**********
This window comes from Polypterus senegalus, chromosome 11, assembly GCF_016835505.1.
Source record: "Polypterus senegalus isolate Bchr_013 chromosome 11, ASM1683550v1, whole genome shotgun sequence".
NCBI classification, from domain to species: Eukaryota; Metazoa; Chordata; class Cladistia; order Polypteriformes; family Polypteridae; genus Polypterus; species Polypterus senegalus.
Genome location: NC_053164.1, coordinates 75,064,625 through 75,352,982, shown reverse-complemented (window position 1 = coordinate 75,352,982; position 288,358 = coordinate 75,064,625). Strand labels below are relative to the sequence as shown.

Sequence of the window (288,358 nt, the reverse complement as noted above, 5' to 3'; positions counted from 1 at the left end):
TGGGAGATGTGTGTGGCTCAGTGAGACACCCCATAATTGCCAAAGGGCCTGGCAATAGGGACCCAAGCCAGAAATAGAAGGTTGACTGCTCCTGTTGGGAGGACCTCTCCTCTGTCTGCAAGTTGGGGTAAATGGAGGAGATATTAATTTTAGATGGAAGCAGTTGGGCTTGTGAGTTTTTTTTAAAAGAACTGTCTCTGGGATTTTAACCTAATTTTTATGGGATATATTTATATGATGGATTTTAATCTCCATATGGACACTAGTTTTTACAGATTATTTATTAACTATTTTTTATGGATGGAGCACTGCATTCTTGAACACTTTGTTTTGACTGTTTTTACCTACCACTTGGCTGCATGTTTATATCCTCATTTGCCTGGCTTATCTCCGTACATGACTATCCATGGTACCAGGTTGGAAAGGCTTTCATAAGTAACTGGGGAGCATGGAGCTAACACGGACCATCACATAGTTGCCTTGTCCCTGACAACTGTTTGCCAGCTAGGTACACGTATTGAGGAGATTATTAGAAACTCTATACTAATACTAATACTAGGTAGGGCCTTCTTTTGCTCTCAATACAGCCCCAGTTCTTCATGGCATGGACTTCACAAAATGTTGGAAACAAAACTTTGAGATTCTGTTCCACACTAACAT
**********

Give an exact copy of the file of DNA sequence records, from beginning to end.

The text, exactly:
This window comes from Polypterus senegalus, chromosome 11, assembly GCF_016835505.1.
Source record: "Polypterus senegalus isolate Bchr_013 chromosome 11, ASM1683550v1, whole genome shotgun sequence".
NCBI classification, from domain to species: Eukaryota; Metazoa; Chordata; class Cladistia; order Polypteriformes; family Polypteridae; genus Polypterus; species Polypterus senegalus.
Genome location: NC_053164.1, coordinates 75,064,625 through 75,352,982, shown reverse-complemented (window position 1 = coordinate 75,352,982; position 288,358 = coordinate 75,064,625). Strand labels below are relative to the sequence as shown.

Sequence of the window (288,358 nt, the reverse complement as noted above, 5' to 3'; positions counted from 1 at the left end):
TGGGAGATGTGTGTGGCTCAGTGAGACACCCCATAATTGCCAAAGGGCCTGGCAATAGGGACCCAAGCCAGAAATAGAAGGTTGACTGCTCCTGTTGGGAGGACCTCTCCTCTGTCTGCAAGTTGGGGTAAATGGAGGAGATATTAATTTTAGATGGAAGCAGTTGGGCTTGTGAGTTTTTTTTAAAAGAACTGTCTCTGGGATTTTAACCTAATTTTTATGGGATATATTTATATGATGGATTTTAATCTCCATATGGACACTAGTTTTTACAGATTATTTATTAACTATTTTTTATGGATGGAGCACTGCATTCTTGAACACTTTGTTTTGACTGTTTTTACCTACCACTTGGCTGCATGTTTATATCCTCATTTGCCTGGCTTATCTCCGTACATGACTATCCATGGTACCAGGTTGGAAAGGCTTTCATAAGTAACTGGGGAGCATGGAGCTAACACGGACCATCACATAGTTGCCTTGTCCCTGACAACTGTTTGCCAGCTAGGTACACGTATTGAGGAGATTATTAGAAACTCTATACTAATACTAATACTAGGTAGGGCCTTCTTTTGCTCTCAATACAGCCCCAGTTCTTCATGGCATGGACTTCACAAAATGTTGGAAACAAAACTTTGAGATTCTGTTCCACACTAACAT